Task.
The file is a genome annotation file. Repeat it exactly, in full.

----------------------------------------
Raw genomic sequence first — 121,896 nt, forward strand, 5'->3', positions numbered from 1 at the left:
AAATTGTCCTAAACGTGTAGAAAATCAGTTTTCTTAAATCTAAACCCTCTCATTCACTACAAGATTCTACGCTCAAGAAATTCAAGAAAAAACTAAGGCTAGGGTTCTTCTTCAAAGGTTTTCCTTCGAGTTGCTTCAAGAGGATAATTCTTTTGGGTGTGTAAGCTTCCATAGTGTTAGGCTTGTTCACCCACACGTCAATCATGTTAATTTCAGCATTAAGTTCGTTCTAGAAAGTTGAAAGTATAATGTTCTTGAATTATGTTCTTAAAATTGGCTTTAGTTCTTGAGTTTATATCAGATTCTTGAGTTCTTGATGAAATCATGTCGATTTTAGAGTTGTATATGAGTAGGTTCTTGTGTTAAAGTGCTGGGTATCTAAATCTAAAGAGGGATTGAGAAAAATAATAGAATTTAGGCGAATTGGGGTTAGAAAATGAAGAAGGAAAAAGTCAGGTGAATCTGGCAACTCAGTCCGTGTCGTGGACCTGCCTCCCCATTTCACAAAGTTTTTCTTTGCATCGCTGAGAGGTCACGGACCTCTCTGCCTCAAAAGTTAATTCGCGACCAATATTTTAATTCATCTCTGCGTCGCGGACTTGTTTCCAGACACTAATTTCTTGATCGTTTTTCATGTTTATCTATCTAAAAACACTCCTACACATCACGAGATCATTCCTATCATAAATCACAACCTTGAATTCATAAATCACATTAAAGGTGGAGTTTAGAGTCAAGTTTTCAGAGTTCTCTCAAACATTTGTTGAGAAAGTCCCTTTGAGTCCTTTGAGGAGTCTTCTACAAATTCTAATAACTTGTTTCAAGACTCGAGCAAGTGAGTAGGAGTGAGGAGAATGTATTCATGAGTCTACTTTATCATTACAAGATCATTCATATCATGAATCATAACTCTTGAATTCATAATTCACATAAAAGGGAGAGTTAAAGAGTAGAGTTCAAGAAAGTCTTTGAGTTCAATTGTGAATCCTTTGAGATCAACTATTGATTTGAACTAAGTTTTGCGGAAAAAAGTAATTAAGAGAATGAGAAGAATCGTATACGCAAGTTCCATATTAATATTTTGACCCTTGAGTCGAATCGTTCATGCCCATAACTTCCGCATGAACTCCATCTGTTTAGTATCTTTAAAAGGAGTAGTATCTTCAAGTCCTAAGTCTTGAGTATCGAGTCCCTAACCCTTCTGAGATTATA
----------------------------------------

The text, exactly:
Raw genomic sequence first — 121,896 nt, forward strand, 5'->3', positions numbered from 1 at the left:
AAATTGTCCTAAACGTGTAGAAAATCAGTTTTCTTAAATCTAAACCCTCTCATTCACTACAAGATTCTACGCTCAAGAAATTCAAGAAAAAACTAAGGCTAGGGTTCTTCTTCAAAGGTTTTCCTTCGAGTTGCTTCAAGAGGATAATTCTTTTGGGTGTGTAAGCTTCCATAGTGTTAGGCTTGTTCACCCACACGTCAATCATGTTAATTTCAGCATTAAGTTCGTTCTAGAAAGTTGAAAGTATAATGTTCTTGAATTATGTTCTTAAAATTGGCTTTAGTTCTTGAGTTTATATCAGATTCTTGAGTTCTTGATGAAATCATGTCGATTTTAGAGTTGTATATGAGTAGGTTCTTGTGTTAAAGTGCTGGGTATCTAAATCTAAAGAGGGATTGAGAAAAATAATAGAATTTAGGCGAATTGGGGTTAGAAAATGAAGAAGGAAAAAGTCAGGTGAATCTGGCAACTCAGTCCGTGTCGTGGACCTGCCTCCCCATTTCACAAAGTTTTTCTTTGCATCGCTGAGAGGTCACGGACCTCTCTGCCTCAAAAGTTAATTCGCGACCAATATTTTAATTCATCTCTGCGTCGCGGACTTGTTTCCAGACACTAATTTCTTGATCGTTTTTCATGTTTATCTATCTAAAAACACTCCTACACATCACGAGATCATTCCTATCATAAATCACAACCTTGAATTCATAAATCACATTAAAGGTGGAGTTTAGAGTCAAGTTTTCAGAGTTCTCTCAAACATTTGTTGAGAAAGTCCCTTTGAGTCCTTTGAGGAGTCTTCTACAAATTCTAATAACTTGTTTCAAGACTCGAGCAAGTGAGTAGGAGTGAGGAGAATGTATTCATGAGTCTACTTTATCATTACAAGATCATTCATATCATGAATCATAACTCTTGAATTCATAATTCACATAAAAGGGAGAGTTAAAGAGTAGAGTTCAAGAAAGTCTTTGAGTTCAATTGTGAATCCTTTGAGATCAACTATTGATTTGAACTAAGTTTTGCGGAAAAAAGTAATTAAGAGAATGAGAAGAATCGTATACGCAAGTTCCATATTAATATTTTGACCCTTGAGTCGAATCGTTCATGCCCATAACTTCCGCATGAACTCCATCTGTTTAGTATCTTTAAAAGGAGTAGTATCTTCAAGTCCTAAGTCTTGAGTATCGAGTCCCTAACCCTTCTGAGATTATA